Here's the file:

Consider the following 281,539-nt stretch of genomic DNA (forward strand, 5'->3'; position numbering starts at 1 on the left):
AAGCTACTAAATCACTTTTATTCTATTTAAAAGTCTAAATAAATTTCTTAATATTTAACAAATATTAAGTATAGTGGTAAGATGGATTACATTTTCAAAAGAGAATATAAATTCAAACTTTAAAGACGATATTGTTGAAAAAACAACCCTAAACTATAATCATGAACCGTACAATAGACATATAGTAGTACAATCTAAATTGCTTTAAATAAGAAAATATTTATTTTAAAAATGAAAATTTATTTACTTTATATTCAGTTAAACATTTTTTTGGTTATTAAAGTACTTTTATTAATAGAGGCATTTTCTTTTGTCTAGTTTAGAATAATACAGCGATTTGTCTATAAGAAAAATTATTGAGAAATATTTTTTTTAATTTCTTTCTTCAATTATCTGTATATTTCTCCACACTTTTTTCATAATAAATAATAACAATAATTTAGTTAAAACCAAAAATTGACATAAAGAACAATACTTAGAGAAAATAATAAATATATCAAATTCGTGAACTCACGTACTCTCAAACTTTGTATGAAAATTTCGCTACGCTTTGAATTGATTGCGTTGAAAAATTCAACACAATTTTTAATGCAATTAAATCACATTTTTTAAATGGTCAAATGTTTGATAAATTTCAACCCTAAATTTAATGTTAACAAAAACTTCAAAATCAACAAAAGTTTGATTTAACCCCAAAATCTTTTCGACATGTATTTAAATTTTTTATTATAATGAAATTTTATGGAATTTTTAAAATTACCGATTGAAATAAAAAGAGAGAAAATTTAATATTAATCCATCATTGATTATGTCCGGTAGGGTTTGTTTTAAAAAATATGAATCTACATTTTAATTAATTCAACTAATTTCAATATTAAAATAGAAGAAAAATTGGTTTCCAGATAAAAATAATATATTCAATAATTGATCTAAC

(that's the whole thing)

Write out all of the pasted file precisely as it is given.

Consider the following 281,539-nt stretch of genomic DNA (forward strand, 5'->3'; position numbering starts at 1 on the left):
AAGCTACTAAATCACTTTTATTCTATTTAAAAGTCTAAATAAATTTCTTAATATTTAACAAATATTAAGTATAGTGGTAAGATGGATTACATTTTCAAAAGAGAATATAAATTCAAACTTTAAAGACGATATTGTTGAAAAAACAACCCTAAACTATAATCATGAACCGTACAATAGACATATAGTAGTACAATCTAAATTGCTTTAAATAAGAAAATATTTATTTTAAAAATGAAAATTTATTTACTTTATATTCAGTTAAACATTTTTTTGGTTATTAAAGTACTTTTATTAATAGAGGCATTTTCTTTTGTCTAGTTTAGAATAATACAGCGATTTGTCTATAAGAAAAATTATTGAGAAATATTTTTTTTAATTTCTTTCTTCAATTATCTGTATATTTCTCCACACTTTTTTCATAATAAATAATAACAATAATTTAGTTAAAACCAAAAATTGACATAAAGAACAATACTTAGAGAAAATAATAAATATATCAAATTCGTGAACTCACGTACTCTCAAACTTTGTATGAAAATTTCGCTACGCTTTGAATTGATTGCGTTGAAAAATTCAACACAATTTTTAATGCAATTAAATCACATTTTTTAAATGGTCAAATGTTTGATAAATTTCAACCCTAAATTTAATGTTAACAAAAACTTCAAAATCAACAAAAGTTTGATTTAACCCCAAAATCTTTTCGACATGTATTTAAATTTTTTATTATAATGAAATTTTATGGAATTTTTAAAATTACCGATTGAAATAAAAAGAGAGAAAATTTAATATTAATCCATCATTGATTATGTCCGGTAGGGTTTGTTTTAAAAAATATGAATCTACATTTTAATTAATTCAACTAATTTCAATATTAAAATAGAAGAAAAATTGGTTTCCAGATAAAAATAATATATTCAATAATTGATCTAAC